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"Homosexuals have AIDS. I have liver cancer." That corrosive line from Tony Kushner's acclaimed play "Angels in America" is delivered by the character of Roy Cohn,…

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Ballad of Narayama

"The Ballad of Narayama" is a Japanese film of great beauty and elegant artifice, telling a story of startling cruelty. What a space it opens…

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Girls just want to have fun, says Cyndi Lauper, and Maryam, a high school senior, is one of them. Yes, she's an honor student and anchors the news on the in-school TV program, but she also likes to hang out at the roller rink with her slacker boyfriend, and pot and booze are not unknown to her. In New Jersey in 1979, she is a typical teenage girl--until the Iran hostage crisis slaps her with an ethnic label that makes her an outsider at school and a rebel in her own home.

Maryam (Mariam Parris) is Iranian-American--or Persian, her father would say. Her parents emigrated from Iran before the fall of the shah, and settled comfortably into suburbia; her father is a doctor, her mother a warm, chatty neighbor, and Maryam (or "Mary," as she calls herself at school) doesn't think much about her Iranian or Muslim heritage. Then two things happen to force her to confront her history. The hostage crisis inspires knee-jerk hostility from her classmates (whose families also come from somewhere else), and her radical cousin Ali arrives from Tehran.


Ramin Serry's "Maryam," a film that cares too deeply for its characters to simplify them, doesn't indulge in tired cliches about the generation gap. Maryam's home life is strict but not unreasonable. Her father doesn't want her to date, places great emphasis on her grades, doesn't know about her boyfriend. He is not a cruel or domineering man, and Maryam, to her credit, knows her parents love her. She's caught between trying to be a good daughter and a typical teenager, and has found a workable middle ground before Ali arrives.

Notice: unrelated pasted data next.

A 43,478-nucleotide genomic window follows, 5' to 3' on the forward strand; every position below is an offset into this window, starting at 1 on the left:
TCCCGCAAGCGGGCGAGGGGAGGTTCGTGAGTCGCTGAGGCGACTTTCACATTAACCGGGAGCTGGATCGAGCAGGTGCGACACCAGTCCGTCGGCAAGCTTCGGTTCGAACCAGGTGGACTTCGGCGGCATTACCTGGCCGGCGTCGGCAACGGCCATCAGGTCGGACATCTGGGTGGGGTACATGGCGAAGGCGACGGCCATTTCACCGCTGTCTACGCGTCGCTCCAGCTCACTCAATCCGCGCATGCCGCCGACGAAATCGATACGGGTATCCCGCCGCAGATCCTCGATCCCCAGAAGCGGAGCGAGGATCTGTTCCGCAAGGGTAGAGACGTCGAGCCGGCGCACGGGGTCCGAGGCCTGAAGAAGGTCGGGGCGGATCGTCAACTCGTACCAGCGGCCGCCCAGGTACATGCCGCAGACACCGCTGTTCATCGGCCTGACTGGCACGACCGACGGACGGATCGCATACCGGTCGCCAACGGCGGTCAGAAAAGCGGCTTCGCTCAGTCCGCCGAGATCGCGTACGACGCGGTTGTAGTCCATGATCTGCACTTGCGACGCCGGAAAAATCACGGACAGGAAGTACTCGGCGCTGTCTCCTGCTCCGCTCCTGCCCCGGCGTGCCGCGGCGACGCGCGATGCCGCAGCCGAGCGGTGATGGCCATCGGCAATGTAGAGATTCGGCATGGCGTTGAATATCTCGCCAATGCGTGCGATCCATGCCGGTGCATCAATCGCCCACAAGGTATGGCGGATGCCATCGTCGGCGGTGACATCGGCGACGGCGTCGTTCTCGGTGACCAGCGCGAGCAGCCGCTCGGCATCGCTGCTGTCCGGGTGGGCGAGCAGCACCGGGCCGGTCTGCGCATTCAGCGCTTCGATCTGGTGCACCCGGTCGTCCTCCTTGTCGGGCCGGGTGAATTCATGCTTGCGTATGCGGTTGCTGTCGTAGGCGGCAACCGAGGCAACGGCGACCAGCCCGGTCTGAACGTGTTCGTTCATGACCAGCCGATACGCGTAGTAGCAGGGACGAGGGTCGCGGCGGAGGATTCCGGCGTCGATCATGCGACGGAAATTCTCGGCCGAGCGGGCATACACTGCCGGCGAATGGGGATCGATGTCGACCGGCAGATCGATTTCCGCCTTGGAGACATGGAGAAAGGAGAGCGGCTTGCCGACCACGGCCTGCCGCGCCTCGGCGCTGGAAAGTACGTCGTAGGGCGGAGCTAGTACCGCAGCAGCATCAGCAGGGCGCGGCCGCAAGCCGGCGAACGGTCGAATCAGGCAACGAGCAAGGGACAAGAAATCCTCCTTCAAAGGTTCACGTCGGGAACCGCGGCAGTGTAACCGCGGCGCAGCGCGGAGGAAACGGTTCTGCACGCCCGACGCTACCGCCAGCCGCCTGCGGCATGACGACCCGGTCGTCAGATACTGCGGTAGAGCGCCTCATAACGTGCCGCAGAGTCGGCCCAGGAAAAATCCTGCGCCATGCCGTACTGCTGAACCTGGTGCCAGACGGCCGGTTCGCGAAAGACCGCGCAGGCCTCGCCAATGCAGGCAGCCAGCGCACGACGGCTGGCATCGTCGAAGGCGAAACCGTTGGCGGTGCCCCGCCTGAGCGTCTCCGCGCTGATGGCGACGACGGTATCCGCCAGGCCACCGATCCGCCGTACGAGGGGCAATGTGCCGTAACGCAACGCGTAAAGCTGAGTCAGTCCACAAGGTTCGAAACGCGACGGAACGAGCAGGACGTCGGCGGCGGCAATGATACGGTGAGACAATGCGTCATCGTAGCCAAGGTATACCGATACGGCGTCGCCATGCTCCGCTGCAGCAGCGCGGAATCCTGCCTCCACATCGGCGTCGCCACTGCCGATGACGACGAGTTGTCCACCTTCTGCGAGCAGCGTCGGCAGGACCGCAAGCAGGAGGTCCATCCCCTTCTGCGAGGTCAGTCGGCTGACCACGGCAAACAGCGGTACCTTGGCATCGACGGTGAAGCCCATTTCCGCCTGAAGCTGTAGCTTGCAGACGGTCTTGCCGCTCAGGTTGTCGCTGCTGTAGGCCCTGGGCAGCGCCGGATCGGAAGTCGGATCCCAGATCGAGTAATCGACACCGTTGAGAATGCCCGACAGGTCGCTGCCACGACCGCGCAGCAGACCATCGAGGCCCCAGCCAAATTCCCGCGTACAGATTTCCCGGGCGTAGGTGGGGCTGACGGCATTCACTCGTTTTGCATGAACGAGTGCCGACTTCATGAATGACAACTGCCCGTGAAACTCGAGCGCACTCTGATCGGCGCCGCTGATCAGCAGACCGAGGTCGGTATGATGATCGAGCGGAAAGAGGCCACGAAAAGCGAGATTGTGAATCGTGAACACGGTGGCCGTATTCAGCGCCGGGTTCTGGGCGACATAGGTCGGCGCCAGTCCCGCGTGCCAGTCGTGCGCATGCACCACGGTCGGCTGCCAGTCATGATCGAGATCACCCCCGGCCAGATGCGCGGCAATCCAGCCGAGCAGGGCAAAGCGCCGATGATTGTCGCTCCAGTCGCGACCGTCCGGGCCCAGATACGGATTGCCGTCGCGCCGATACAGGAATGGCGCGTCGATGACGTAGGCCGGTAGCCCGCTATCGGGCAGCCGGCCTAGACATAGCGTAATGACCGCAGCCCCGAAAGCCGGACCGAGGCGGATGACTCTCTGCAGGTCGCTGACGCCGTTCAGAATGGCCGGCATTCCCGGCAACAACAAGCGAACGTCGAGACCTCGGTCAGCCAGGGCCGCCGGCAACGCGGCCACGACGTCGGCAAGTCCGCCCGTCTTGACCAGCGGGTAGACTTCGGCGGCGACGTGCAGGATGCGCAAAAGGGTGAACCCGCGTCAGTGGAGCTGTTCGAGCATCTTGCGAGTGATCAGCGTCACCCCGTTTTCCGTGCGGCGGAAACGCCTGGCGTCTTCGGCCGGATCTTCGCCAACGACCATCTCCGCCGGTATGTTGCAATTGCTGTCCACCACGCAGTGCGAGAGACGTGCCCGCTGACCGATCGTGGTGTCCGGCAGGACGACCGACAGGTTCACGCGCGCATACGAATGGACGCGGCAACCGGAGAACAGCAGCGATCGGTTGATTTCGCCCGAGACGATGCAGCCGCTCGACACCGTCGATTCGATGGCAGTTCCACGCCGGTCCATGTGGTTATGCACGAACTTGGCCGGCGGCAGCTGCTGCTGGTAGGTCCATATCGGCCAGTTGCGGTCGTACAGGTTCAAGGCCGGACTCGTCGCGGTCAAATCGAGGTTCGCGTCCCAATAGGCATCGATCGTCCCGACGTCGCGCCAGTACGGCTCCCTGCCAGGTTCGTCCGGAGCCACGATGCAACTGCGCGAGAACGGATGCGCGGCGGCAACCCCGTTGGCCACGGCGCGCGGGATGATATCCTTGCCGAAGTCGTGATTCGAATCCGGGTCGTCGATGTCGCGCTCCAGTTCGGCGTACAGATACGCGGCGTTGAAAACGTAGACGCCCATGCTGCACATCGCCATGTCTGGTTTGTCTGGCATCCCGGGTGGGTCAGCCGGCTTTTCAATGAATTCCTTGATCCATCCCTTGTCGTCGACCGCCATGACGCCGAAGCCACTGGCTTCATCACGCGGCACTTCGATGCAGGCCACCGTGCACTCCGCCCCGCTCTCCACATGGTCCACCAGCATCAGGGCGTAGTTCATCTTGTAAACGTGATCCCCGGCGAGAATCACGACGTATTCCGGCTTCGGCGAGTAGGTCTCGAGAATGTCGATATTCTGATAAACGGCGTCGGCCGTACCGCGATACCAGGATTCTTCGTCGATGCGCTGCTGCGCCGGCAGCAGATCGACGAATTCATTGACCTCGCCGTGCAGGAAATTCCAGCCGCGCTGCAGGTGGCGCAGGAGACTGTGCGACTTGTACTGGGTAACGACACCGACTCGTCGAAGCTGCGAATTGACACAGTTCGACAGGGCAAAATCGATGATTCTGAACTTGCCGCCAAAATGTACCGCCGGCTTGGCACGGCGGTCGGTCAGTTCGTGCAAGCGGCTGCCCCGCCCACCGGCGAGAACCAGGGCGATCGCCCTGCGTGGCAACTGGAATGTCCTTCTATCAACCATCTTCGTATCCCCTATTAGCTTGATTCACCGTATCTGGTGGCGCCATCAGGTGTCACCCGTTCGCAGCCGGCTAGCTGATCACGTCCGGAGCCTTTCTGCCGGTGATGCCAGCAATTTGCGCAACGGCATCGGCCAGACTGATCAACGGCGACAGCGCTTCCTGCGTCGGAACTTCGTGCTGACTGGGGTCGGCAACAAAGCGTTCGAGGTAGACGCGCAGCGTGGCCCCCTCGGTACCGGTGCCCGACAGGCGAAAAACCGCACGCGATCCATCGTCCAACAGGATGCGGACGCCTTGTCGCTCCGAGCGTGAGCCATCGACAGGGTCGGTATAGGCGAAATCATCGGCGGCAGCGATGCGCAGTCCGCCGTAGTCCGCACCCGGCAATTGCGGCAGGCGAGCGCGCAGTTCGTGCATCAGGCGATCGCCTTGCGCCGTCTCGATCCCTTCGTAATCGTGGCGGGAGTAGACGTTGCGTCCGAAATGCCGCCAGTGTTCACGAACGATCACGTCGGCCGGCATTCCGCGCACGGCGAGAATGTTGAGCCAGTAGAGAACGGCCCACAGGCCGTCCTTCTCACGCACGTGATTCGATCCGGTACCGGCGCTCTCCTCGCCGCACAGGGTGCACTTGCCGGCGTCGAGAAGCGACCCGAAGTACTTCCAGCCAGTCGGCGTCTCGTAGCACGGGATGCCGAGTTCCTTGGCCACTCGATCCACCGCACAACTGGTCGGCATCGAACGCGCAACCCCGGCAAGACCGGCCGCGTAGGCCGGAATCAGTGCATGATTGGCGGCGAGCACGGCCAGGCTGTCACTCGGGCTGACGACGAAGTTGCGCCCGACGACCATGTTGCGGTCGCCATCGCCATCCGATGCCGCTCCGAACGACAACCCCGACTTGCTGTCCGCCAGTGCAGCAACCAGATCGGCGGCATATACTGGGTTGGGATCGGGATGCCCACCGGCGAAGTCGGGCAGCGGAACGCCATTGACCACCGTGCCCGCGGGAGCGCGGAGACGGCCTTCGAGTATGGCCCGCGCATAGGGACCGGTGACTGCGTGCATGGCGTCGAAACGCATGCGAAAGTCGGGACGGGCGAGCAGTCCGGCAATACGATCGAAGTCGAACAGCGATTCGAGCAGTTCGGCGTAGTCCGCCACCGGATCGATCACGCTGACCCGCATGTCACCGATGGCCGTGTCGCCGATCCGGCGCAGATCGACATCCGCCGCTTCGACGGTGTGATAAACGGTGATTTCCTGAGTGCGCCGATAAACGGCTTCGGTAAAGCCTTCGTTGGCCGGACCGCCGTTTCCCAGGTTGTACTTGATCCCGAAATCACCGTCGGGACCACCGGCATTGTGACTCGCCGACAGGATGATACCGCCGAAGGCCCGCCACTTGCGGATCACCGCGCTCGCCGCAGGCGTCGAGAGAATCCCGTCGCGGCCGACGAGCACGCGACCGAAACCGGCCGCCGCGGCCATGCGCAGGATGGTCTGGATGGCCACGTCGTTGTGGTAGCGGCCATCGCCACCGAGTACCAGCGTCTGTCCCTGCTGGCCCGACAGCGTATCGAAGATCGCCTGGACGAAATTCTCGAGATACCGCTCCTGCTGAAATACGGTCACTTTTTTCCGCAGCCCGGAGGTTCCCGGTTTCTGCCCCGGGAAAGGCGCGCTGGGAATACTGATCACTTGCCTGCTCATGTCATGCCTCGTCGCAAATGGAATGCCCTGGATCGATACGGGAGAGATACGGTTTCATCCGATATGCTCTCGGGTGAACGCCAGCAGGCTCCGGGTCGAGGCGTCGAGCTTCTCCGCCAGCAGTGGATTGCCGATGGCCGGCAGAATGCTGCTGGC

With Ali comes a history of family tension she knows nothing about. Ali is an orphan, the son of Mary's uncle, and so he must be taken in. It is more complicated than that. Her father, we learn, turned his brother in to the shah's secret police; he felt he had no choice, but is consumed by guilt. The blood-stained backgammon board Ali brings as a "gift" is an ominous reminder of times past.

Ali is such an observant Muslim that he cannot touch his cousin Maryam, even to shake her hand. Pressed into service as a chaperone, he finds himself plunged into teenage culture that offends and attracts him. He calls Maryam a "whore" to her mother, but subtly flirts with her. More disturbing is his alliance with a campus radical, and his obsession with the deposed shah, who has just entered a New York hospital for cancer treatment. (Maryam's take on this: "He calls the U.S. the Great Satan. I mean, the guy could lighten up a little.") "Maryam" was made before 9/11, and indeed I first saw it at the 2000 Hawaii Film Festival and invited it to my own Overlooked Film Festival in April 2001. It is, I learned, the somewhat autobiographical story of writer-director Ramin Serry, who grew up in Chicago and was made sharply aware of his Iranian heritage during the 1979 hostage crisis. In the film, Maryam's neighbors put a yellow ribbon around the tree in their front yard, and discontinue their friendly chats and visits. Maryam's boyfriend drops her like a hot potato. She is deposed from her TV show (she suggests her newly arrived cousin might make a good interview; the other students prefer to cover a homecoming controversy). A brick comes through the front window. A public demonstration turns into shouts of "Iranians, go home." Through all of this, the gifted actress Mariam Parris (British, but seamlessly playing American) finds the right notes: wounded, sad, angry, but more balanced than distraught.

Whatever hostility Serry felt in 1979 is no doubt much worse today for Arab-Americans, who have, like most immigrants since the Pilgrims, left a native land to seek the American dream.

Strange how many Americans, themselves members of groups that were hated a few generations ago, now turn against newcomers. (I could hear the pain in my German-American father's voice as he recalled being yanked out of Lutheran school during World War I and forbidden by his immigrant parents ever to speak German again.) "Maryam" is more timely now than ever.


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